The New People's Army (NPA) is the guerrilla arm of the Communist Party of the Philippines (CPP), an avowedly Maoist group formed in December 1969 with the aim of overthrowing the government through protracted guerrilla warfare. There have reportedly been a number of CCP-NPA splits since the 1980s, resulting in its fragmentation into a number of armed factions.

Jose Maria Sison, the Chairman of the CPP’s Central Committee and the NPA’s founder, reportedly directed CPP and NPA activity from the Netherlands, where he lives in self-imposed exile. Luis Jalandoni, a fellow Central Committee member and director of the CPP’s overt political wing, the National Democratic Front (NDF), also lives in the Netherlands and has become a Dutch citizen.

Although primarily a rural-based guerrilla group, the NPA has an active urban infrastructure to carry out terrorism; uses city-based assassination squads called sparrow units. Derives most of its funding from contributions of supporters and so-called revolutionary taxes extorted from local businesses. NPA was in disarray because of a split in the CPP, a lack of money, and successful government operations. With the US military bases gone from the country, NPA engaged in urban terrorism against the police, corrupt politicians, and drug traffickers. Strength was estimated by the US government as of 2000 at several thousand. The Philippines government estimates there are 4,000 members.

The CPP/NPA primarily targeted Philippine security forces, government officials, local infrastructure, and businesses that refused to pay extortion, or “revolutionary taxes.” The CPP/NPA charged politicians running for office in CPP/NPA-influenced areas for “campaign permits.” Despite its focus on Philippine governmental targets, the CPP/NPA has a history of attacking U.S. interests in the Philippines. In 1987, the CPP/NPA conducted direct actions against U.S. personnel and facilities killing three American soldiers in four separate attacks in Angeles City. In 1989, the CPP/NPA issued a press statement claiming responsibility for the ambush and murder of Colonel James Nicholas Rowe, chief of the Ground Forces Division of the Joint U.S.-Military Advisory Group.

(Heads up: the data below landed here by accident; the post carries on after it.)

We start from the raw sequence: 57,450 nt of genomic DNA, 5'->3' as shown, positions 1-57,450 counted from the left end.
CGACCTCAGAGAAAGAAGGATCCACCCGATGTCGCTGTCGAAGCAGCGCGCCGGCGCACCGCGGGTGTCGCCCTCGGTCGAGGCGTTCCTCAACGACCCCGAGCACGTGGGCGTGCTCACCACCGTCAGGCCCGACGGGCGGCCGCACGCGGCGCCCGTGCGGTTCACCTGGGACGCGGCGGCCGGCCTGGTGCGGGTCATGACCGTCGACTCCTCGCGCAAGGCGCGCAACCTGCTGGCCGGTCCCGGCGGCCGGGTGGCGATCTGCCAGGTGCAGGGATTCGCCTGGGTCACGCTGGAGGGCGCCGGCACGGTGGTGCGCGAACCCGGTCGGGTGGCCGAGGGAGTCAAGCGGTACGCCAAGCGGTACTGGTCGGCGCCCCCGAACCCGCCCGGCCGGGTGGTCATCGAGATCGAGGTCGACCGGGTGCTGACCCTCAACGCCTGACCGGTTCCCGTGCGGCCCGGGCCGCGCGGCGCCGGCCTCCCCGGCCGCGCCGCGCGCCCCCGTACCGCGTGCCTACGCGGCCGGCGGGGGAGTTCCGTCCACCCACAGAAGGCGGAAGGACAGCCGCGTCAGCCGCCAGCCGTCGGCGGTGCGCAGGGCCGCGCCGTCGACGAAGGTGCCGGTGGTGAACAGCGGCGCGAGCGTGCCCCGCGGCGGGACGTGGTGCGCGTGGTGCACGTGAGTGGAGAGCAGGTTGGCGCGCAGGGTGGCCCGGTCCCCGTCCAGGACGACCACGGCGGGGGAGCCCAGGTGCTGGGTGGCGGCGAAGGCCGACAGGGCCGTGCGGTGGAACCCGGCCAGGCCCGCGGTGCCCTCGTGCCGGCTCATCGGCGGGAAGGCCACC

In 2002, the United States and the European Union placed the CPP and the CPP’s armed affiliate, the New People’s Army (“NPA”), on their lists of “foreign terrorist organizations.” As a result, the United States and European governments have frozen financial accounts linked to these groups and restricted travel of CPP and NPA members in the United States and the European Union. The Government and the National Democratic Front (“NDF”), a political organization closely aligned with the CPP and NPA, have held three rounds of peace talks in Oslo, Norway, since February 2004. However, sporadic fighting between the NPA and Armed Forces of the Philippines (“AFP”) continued.

The Government and the National Democratic Front (“NDF”), a political organization closely aligned with the CPP and NPA, have held three rounds of formal peace talks in Oslo, Norway, since February 2004. However, sporadic fighting between the NPA and AFP has continued and a fourth round of peace talks originally planned for August 2004 was postponed indefinitely by the NDF. The NDF has indicated it will not participate in further formal talks as long as it was designated a “terrorist organization” by the United States government. At the beginning of August 2005, in response to inconsistent statements by the NDF on its intentions to continue negotiations, the Government gave the NDF 30 days’ notice of its indefinite suspension of the Joint Agreement on Safety and Immunity Guarantee, which protects 97 members of the NDF from arrest.